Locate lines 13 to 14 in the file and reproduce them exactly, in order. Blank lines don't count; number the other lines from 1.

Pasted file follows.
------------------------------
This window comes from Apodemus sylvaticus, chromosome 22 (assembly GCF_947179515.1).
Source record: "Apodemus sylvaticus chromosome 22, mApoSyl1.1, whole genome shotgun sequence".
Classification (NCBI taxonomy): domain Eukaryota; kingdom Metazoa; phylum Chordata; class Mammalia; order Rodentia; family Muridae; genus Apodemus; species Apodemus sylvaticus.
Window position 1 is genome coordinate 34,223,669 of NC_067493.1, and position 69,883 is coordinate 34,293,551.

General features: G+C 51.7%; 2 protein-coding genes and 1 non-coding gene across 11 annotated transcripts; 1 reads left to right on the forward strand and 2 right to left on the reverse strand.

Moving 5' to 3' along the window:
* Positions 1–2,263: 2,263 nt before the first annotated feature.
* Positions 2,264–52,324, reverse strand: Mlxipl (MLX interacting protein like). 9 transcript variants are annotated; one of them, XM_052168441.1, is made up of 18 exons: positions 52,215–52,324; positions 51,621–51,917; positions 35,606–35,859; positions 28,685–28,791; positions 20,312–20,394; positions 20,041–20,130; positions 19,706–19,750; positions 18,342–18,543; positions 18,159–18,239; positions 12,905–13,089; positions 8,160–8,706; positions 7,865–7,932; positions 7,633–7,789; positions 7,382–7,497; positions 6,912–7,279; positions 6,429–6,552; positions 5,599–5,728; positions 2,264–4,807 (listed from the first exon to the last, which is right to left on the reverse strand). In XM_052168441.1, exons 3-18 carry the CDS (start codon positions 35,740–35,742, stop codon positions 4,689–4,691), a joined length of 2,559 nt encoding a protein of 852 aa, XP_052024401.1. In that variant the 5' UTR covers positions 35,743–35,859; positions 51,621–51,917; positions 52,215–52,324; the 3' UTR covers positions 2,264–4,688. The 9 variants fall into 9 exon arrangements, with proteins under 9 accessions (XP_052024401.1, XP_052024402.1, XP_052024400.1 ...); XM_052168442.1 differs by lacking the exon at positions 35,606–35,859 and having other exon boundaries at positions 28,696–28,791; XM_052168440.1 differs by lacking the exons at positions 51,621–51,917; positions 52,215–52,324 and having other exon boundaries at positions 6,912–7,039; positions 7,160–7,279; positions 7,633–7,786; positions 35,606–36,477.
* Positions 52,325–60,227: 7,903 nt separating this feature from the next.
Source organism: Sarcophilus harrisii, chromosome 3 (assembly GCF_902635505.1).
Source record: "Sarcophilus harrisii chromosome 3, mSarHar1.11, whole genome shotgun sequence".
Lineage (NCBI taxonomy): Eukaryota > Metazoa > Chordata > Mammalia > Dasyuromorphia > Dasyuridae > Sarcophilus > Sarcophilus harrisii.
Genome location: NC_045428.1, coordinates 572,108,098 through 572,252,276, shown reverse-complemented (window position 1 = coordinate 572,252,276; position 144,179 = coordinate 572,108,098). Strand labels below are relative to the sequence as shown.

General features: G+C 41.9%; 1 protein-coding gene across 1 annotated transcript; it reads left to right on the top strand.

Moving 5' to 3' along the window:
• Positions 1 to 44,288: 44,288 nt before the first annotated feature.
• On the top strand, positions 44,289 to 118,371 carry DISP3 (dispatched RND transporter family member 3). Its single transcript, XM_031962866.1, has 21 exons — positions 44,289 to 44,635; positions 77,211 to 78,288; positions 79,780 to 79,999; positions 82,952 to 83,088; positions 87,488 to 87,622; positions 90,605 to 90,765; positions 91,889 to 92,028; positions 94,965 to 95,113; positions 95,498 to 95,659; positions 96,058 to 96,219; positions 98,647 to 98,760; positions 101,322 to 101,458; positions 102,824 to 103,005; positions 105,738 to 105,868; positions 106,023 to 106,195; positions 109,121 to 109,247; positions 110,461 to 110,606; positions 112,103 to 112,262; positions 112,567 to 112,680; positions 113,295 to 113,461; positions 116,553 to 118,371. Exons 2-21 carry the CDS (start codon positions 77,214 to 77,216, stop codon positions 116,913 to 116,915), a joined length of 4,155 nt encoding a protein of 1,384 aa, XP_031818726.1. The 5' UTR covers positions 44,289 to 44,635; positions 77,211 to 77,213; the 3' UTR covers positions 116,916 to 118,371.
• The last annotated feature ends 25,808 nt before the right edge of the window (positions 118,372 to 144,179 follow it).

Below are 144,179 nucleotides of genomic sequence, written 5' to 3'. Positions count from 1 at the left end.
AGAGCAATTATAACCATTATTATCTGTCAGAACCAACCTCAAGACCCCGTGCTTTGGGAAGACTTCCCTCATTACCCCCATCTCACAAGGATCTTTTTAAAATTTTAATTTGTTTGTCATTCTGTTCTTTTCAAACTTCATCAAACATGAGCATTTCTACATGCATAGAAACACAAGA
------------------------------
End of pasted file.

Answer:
Genome location: NC_045428.1, coordinates 572,108,098 through 572,252,276, shown reverse-complemented (window position 1 = coordinate 572,252,276; position 144,179 = coordinate 572,108,098). Strand labels below are relative to the sequence as shown.

General features: G+C 41.9%; 1 protein-coding gene across 1 annotated transcript; it reads left to right on the top strand.